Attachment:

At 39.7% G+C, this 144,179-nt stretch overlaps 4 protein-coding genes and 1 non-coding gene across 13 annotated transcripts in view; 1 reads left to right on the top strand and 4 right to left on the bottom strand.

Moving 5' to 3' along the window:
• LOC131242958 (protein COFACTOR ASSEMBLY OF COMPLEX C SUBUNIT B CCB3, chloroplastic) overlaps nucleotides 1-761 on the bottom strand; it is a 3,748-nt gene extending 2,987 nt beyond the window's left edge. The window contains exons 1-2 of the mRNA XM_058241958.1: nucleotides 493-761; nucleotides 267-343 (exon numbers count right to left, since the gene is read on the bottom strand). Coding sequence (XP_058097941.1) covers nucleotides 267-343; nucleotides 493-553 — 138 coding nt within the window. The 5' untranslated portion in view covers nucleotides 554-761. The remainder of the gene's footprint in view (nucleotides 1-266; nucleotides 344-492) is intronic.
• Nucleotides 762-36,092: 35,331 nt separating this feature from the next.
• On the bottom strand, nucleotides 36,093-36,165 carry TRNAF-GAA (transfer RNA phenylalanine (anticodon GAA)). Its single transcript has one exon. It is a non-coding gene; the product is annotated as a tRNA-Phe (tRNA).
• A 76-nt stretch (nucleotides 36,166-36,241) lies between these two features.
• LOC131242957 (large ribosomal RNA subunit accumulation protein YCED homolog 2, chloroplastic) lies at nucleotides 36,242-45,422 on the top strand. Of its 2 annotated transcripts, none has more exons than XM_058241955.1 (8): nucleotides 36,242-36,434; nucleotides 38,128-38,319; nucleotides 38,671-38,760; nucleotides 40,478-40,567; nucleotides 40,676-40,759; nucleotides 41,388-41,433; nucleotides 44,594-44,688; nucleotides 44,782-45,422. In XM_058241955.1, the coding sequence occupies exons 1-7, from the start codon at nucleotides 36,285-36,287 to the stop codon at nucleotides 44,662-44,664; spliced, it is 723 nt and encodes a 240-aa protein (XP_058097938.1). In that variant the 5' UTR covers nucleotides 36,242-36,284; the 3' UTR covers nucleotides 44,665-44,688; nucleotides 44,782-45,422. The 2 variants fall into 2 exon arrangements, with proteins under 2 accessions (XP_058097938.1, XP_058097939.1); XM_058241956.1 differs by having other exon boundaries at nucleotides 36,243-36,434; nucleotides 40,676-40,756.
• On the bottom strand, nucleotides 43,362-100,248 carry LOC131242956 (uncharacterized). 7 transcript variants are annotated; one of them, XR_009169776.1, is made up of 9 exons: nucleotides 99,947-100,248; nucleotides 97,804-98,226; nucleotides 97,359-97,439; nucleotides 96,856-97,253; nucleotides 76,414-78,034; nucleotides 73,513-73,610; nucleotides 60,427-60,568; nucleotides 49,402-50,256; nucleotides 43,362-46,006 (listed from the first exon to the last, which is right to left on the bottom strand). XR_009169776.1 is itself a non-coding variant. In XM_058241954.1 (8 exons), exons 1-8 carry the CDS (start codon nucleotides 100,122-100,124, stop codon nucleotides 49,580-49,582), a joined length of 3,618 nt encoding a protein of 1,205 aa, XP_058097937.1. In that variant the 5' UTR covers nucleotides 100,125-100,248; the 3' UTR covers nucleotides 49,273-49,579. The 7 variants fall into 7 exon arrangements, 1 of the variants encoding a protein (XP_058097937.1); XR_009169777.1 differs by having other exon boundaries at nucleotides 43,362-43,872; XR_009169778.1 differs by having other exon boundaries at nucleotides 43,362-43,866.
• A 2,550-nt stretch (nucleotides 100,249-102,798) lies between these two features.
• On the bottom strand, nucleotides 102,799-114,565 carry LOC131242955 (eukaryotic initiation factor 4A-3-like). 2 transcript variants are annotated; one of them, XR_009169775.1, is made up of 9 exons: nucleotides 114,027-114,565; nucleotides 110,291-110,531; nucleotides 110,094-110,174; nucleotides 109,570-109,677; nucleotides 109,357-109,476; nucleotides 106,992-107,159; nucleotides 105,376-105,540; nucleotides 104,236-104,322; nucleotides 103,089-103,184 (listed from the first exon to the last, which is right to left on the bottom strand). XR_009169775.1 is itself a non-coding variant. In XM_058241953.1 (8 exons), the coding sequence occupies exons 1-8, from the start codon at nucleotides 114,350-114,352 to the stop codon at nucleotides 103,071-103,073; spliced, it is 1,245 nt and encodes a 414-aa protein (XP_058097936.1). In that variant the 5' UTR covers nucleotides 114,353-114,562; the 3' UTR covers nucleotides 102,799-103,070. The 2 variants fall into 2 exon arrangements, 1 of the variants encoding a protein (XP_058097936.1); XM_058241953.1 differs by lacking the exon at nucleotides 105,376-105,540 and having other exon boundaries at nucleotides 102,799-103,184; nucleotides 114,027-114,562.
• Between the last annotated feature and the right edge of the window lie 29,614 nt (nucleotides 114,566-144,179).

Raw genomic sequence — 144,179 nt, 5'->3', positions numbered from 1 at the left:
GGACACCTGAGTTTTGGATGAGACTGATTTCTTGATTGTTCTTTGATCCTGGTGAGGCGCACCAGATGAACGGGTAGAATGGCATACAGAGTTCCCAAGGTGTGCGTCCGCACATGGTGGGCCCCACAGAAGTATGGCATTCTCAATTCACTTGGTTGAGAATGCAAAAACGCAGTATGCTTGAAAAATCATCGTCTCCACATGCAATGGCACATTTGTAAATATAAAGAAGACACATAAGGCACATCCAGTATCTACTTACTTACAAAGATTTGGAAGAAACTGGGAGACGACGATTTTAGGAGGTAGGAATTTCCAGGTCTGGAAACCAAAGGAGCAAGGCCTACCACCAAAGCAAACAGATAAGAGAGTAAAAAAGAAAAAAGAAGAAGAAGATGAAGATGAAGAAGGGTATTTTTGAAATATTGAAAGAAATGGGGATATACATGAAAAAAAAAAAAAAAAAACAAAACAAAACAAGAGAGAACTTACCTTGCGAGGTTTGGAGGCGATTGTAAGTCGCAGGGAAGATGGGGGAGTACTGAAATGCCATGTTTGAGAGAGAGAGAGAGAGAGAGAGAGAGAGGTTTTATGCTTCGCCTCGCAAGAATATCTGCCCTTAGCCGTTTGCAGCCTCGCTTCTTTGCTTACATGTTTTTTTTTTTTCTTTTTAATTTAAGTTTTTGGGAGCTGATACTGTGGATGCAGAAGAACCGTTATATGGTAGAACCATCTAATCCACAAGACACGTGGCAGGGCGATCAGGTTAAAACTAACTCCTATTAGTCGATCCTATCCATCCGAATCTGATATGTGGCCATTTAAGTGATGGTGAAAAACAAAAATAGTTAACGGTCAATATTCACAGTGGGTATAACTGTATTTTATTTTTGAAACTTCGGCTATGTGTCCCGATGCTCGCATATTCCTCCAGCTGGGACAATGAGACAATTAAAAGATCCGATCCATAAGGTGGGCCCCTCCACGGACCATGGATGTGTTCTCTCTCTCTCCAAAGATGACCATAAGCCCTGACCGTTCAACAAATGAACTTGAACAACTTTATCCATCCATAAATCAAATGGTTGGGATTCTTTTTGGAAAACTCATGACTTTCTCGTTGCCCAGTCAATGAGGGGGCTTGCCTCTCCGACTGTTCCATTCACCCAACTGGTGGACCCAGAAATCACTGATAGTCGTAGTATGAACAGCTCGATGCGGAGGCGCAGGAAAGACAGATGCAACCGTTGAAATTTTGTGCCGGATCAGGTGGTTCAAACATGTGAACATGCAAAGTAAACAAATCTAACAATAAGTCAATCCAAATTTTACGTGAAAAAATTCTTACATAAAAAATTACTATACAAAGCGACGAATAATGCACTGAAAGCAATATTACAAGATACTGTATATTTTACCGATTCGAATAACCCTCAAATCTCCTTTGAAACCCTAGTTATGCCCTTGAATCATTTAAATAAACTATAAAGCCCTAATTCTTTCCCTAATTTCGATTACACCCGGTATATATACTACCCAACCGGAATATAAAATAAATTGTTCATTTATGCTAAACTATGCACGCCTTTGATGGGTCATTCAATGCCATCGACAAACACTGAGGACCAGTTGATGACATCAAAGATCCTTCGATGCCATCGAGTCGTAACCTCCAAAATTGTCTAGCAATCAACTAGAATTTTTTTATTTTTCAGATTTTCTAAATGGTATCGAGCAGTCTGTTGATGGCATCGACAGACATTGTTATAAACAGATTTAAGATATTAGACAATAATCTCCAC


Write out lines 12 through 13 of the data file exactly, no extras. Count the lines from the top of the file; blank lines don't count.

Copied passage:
Raw genomic sequence — 144,179 nt, 5'->3', positions numbered from 1 at the left:
GGACACCTGAGTTTTGGATGAGACTGATTTCTTGATTGTTCTTTGATCCTGGTGAGGCGCACCAGATGAACGGGTAGAATGGCATACAGAGTTCCCAAGGTGTGCGTCCGCACATGGTGGGCCCCACAGAAGTATGGCATTCTCAATTCACTTGGTTGAGAATGCAAAAACGCAGTATGCTTGAAAAATCATCGTCTCCACATGCAATGGCACATTTGTAAATATAAAGAAGACACATAAGGCACATCCAGTATCTACTTACTTACAAAGATTTGGAAGAAACTGGGAGACGACGATTTTAGGAGGTAGGAATTTCCAGGTCTGGAAACCAAAGGAGCAAGGCCTACCACCAAAGCAAACAGATAAGAGAGTAAAAAAGAAAAAAGAAGAAGAAGATGAAGATGAAGAAGGGTATTTTTGAAATATTGAAAGAAATGGGGATATACATGAAAAAAAAAAAAAAAAAACAAAACAAAACAAGAGAGAACTTACCTTGCGAGGTTTGGAGGCGATTGTAAGTCGCAGGGAAGATGGGGGAGTACTGAAATGCCATGTTTGAGAGAGAGAGAGAGAGAGAGAGAGAGAGGTTTTATGCTTCGCCTCGCAAGAATATCTGCCCTTAGCCGTTTGCAGCCTCGCTTCTTTGCTTACATGTTTTTTTTTTTTCTTTTTAATTTAAGTTTTTGGGAGCTGATACTGTGGATGCAGAAGAACCGTTATATGGTAGAACCATCTAATCCACAAGACACGTGGCAGGGCGATCAGGTTAAAACTAACTCCTATTAGTCGATCCTATCCATCCGAATCTGATATGTGGCCATTTAAGTGATGGTGAAAAACAAAAATAGTTAACGGTCAATATTCACAGTGGGTATAACTGTATTTTATTTTTGAAACTTCGGCTATGTGTCCCGATGCTCGCATATTCCTCCAGCTGGGACAATGAGACAATTAAAAGATCCGATCCATAAGGTGGGCCCCTCCACGGACCATGGATGTGTTCTCTCTCTCTCCAAAGATGACCATAAGCCCTGACCGTTCAACAAATGAACTTGAACAACTTTATCCATCCATAAATCAAATGGTTGGGATTCTTTTTGGAAAACTCATGACTTTCTCGTTGCCCAGTCAATGAGGGGGCTTGCCTCTCCGACTGTTCCATTCACCCAACTGGTGGACCCAGAAATCACTGATAGTCGTAGTATGAACAGCTCGATGCGGAGGCGCAGGAAAGACAGATGCAACCGTTGAAATTTTGTGCCGGATCAGGTGGTTCAAACATGTGAACATGCAAAGTAAACAAATCTAACAATAAGTCAATCCAAATTTTACGTGAAAAAATTCTTACATAAAAAATTACTATACAAAGCGACGAATAATGCACTGAAAGCAATATTACAAGATACTGTATATTTTACCGATTCGAATAACCCTCAAATCTCCTTTGAAACCCTAGTTATGCCCTTGAATCATTTAAATAAACTATAAAGCCCTAATTCTTTCCCTAATTTCGATTACACCCGGTATATATACTACCCAACCGGAATATAAAATAAATTGTTCATTTATGCTAAACTATGCACGCCTTTGATGGGTCATTCAATGCCATCGACAAACACTGAGGACCAGTTGATGACATCAAAGATCCTTCGATGCCATCGAGTCGTAACCTCCAAAATTGTCTAGCAATCAACTAGAATTTTTTTATTTTTCAGATTTTCTAAATGGTATCGAGCAGTCTGTTGATGGCATCGACAGACATTGTTATAAACAGATTTAAGATATTAGACAATAATCTCCAC